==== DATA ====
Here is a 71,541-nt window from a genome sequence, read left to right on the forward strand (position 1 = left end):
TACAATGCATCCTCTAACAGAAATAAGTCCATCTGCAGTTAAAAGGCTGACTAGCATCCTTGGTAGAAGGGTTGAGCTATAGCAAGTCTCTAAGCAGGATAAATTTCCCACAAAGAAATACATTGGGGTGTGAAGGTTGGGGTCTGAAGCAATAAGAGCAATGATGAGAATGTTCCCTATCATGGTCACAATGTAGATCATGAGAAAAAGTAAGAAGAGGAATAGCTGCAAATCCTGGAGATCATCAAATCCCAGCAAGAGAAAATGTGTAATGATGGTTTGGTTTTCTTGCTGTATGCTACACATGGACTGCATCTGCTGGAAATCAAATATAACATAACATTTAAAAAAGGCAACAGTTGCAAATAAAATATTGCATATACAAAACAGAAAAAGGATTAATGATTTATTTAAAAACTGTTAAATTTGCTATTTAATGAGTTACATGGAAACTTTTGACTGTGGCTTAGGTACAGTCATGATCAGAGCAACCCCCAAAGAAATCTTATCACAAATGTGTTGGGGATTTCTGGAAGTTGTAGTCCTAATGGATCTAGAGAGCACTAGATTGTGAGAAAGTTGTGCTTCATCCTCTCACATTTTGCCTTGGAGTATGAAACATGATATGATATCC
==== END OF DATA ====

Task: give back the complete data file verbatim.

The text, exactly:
Here is a 71,541-nt window from a genome sequence, read left to right on the forward strand (position 1 = left end):
TACAATGCATCCTCTAACAGAAATAAGTCCATCTGCAGTTAAAAGGCTGACTAGCATCCTTGGTAGAAGGGTTGAGCTATAGCAAGTCTCTAAGCAGGATAAATTTCCCACAAAGAAATACATTGGGGTGTGAAGGTTGGGGTCTGAAGCAATAAGAGCAATGATGAGAATGTTCCCTATCATGGTCACAATGTAGATCATGAGAAAAAGTAAGAAGAGGAATAGCTGCAAATCCTGGAGATCATCAAATCCCAGCAAGAGAAAATGTGTAATGATGGTTTGGTTTTCTTGCTGTATGCTACACATGGACTGCATCTGCTGGAAATCAAATATAACATAACATTTAAAAAAGGCAACAGTTGCAAATAAAATATTGCATATACAAAACAGAAAAAGGATTAATGATTTATTTAAAAACTGTTAAATTTGCTATTTAATGAGTTACATGGAAACTTTTGACTGTGGCTTAGGTACAGTCATGATCAGAGCAACCCCCAAAGAAATCTTATCACAAATGTGTTGGGGATTTCTGGAAGTTGTAGTCCTAATGGATCTAGAGAGCACTAGATTGTGAGAAAGTTGTGCTTCATCCTCTCACATTTTGCCTTGGAGTATGAAACATGATATGATATCC